10 Insane Cocktails to Try in Las Vegas Slideshow
December 14, 2012
Cereal Killer, The Chandelier at The Cosmopolitan
When I was a kid, my parents never let us have sugar cereal, so I would always indulge in Cinnamon Toast Crunch at my friend Tommy’s house. The Cereal Killer at The Cosmopolitan’s The Chandelier bar is the ideal equipoise between childhood memory and adult indulgence. Loaded with Cinnamon Toast Crunch, the Cereal Killer comes equipped with a small spoon to give you flashbacks of watching Wile E. Coyote chase Road Runner on Saturday morning as you slurp the final sugary milk sip.
Cereal Killer Recipe:
½ ounce Root Liqueur
¼ ounce Hiver Amer
½ ounce Bulleit Bourbon
½ ounce Amaro Melleti
3 ounces Cinnamon Toast Crunch-infused milk
Dash Fee’s Old-Fashioned Bitters
Cinnamon Toast Crunch on a demi-spoon
Assemble all ingredients and shake with ice; strain.
Mizumi Cloud, Mizumi at Wynn Las Vegas
You only have to take a look at the house-made coconut-lemongrass-ginger foam topping on the Mizumi Cloud to get an idea of the science and beauty behind the creation. Then there’s the gorgeousness of the drink itself, with the edible orchid floating on top. The Kai Lemongrass-Ginger Shochu and fresh lime juice make it the most refreshing drink in Vegas. "As far as mixology goes, I would say that my style is fresh, quality-driven, innovative, yet approachable, balancing flavors like bitter, salty, sour, sweet, astringent, and umami [Japanese for "savory"] while using quality ingredients are key," said Patricia Richards, master mixologist at Wynn Las Vegas.
Mizumi Cloud (Mizumi’s Signature Cocktail) 1.5 ounces Kai Lemongrass-Ginger Shochu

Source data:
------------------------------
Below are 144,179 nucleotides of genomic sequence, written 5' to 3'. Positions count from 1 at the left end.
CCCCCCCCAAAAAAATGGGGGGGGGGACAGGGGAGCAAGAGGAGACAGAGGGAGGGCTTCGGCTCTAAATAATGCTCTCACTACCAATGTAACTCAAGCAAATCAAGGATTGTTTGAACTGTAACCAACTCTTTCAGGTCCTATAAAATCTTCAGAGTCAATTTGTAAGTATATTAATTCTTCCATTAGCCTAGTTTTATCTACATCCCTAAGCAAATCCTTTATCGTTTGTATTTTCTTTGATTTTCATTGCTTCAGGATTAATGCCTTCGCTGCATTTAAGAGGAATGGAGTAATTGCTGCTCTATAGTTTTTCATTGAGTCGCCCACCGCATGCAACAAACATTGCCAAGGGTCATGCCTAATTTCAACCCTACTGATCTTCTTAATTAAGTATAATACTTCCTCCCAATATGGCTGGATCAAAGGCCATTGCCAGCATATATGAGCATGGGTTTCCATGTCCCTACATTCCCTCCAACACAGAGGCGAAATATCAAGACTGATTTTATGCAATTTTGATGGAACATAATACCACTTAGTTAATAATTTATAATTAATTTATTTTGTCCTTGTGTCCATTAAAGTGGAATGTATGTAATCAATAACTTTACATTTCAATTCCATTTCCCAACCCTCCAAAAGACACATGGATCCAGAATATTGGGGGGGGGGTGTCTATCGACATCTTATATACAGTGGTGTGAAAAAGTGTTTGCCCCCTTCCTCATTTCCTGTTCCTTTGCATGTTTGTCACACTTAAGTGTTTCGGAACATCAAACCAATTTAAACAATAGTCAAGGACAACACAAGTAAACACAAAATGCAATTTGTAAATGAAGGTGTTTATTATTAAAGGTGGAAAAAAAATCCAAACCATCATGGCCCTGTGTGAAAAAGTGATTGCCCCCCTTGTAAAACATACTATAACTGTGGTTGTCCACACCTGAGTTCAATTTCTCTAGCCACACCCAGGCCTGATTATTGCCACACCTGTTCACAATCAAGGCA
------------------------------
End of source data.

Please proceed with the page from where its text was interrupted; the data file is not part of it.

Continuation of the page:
1 ounce TY KU Citrus Liqueur
0.5 ounce freshly squeezed lime juice
0.3 ounce light agave syrup
Combine the above ingredients into a bar mixing glass. Shake lightly with ice to combine. Strain over fresh ice into a small tumbler glass. Top with 1.5-ounces to 2-ounces house-made coconut-lemongrass-ginger foam (*contains pasteurized egg white). Garnish with edible orchid.
Pink Lemonade Amuse Bouche Cocktail at Sage at ARIA
Put on your nostalgic drinking socks for Sage because you will learn about old alcohols revivifying new drinks. The Moscow Mule, Empire State, Blue Velvet, and Profundo should all be sampled, but the Pink Lemonade is the most memorable with the aperitif bitterness of the Lillet Rouge with a dash of egg white. Amuse Bouche ("tickle the mouth" in French) means to wake up the taste buds. If the drink were not enough, the Pink Lemonade is served in the exotic silver Absinthe Balancier and provides a beautiful visual to a pouring process of yesteryear. "For me, mixology is about revision, not reinvention," says Michael Shetler, ARIA’s director of beverage. "The classics are the backbone to the Sage cocktail program, which means balance between spirit, sweetness, bitterness, and acidity. We update that base with modern spirits, techniques, and fresh ingredients."
Pink Lemonade Amuse Bouche
1 ounce Beefeater Gin
1 ounce Lillet Rouge
1 ounce fresh lemon juice
1 ounce simple syrup
Dash of egg white
Garnish: Lemon wheel/brandied cherry pin